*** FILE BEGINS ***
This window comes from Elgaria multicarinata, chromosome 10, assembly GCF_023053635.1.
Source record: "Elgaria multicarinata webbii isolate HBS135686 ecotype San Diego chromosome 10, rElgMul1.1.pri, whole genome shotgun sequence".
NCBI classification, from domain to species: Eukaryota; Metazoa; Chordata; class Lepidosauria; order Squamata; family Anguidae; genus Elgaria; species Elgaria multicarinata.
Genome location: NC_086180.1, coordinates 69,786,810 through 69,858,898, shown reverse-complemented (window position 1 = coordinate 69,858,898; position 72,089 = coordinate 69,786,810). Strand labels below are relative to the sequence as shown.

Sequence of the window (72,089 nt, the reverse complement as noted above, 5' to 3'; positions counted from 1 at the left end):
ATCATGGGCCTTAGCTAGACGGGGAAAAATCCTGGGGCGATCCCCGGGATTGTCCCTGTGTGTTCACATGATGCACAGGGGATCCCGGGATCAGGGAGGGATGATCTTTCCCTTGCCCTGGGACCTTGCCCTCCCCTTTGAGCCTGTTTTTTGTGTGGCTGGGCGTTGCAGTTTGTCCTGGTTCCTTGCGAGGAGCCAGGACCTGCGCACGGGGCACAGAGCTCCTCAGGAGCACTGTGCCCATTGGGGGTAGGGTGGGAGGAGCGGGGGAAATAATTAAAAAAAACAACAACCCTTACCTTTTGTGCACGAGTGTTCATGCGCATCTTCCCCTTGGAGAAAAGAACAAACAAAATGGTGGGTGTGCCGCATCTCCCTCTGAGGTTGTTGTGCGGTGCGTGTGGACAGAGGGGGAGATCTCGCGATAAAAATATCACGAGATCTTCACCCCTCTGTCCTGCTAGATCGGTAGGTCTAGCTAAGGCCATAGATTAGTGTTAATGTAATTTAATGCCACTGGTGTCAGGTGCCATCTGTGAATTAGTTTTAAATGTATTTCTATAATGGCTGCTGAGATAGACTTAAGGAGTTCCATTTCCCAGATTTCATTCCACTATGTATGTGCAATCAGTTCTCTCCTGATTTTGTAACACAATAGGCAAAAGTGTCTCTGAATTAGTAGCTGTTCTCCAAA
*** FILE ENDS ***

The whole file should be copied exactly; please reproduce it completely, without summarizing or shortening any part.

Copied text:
This window comes from Elgaria multicarinata, chromosome 10, assembly GCF_023053635.1.
Source record: "Elgaria multicarinata webbii isolate HBS135686 ecotype San Diego chromosome 10, rElgMul1.1.pri, whole genome shotgun sequence".
NCBI classification, from domain to species: Eukaryota; Metazoa; Chordata; class Lepidosauria; order Squamata; family Anguidae; genus Elgaria; species Elgaria multicarinata.
Genome location: NC_086180.1, coordinates 69,786,810 through 69,858,898, shown reverse-complemented (window position 1 = coordinate 69,858,898; position 72,089 = coordinate 69,786,810). Strand labels below are relative to the sequence as shown.

Sequence of the window (72,089 nt, the reverse complement as noted above, 5' to 3'; positions counted from 1 at the left end):
ATCATGGGCCTTAGCTAGACGGGGAAAAATCCTGGGGCGATCCCCGGGATTGTCCCTGTGTGTTCACATGATGCACAGGGGATCCCGGGATCAGGGAGGGATGATCTTTCCCTTGCCCTGGGACCTTGCCCTCCCCTTTGAGCCTGTTTTTTGTGTGGCTGGGCGTTGCAGTTTGTCCTGGTTCCTTGCGAGGAGCCAGGACCTGCGCACGGGGCACAGAGCTCCTCAGGAGCACTGTGCCCATTGGGGGTAGGGTGGGAGGAGCGGGGGAAATAATTAAAAAAAACAACAACCCTTACCTTTTGTGCACGAGTGTTCATGCGCATCTTCCCCTTGGAGAAAAGAACAAACAAAATGGTGGGTGTGCCGCATCTCCCTCTGAGGTTGTTGTGCGGTGCGTGTGGACAGAGGGGGAGATCTCGCGATAAAAATATCACGAGATCTTCACCCCTCTGTCCTGCTAGATCGGTAGGTCTAGCTAAGGCCATAGATTAGTGTTAATGTAATTTAATGCCACTGGTGTCAGGTGCCATCTGTGAATTAGTTTTAAATGTATTTCTATAATGGCTGCTGAGATAGACTTAAGGAGTTCCATTTCCCAGATTTCATTCCACTATGTATGTGCAATCAGTTCTCTCCTGATTTTGTAACACAATAGGCAAAAGTGTCTCTGAATTAGTAGCTGTTCTCCAAA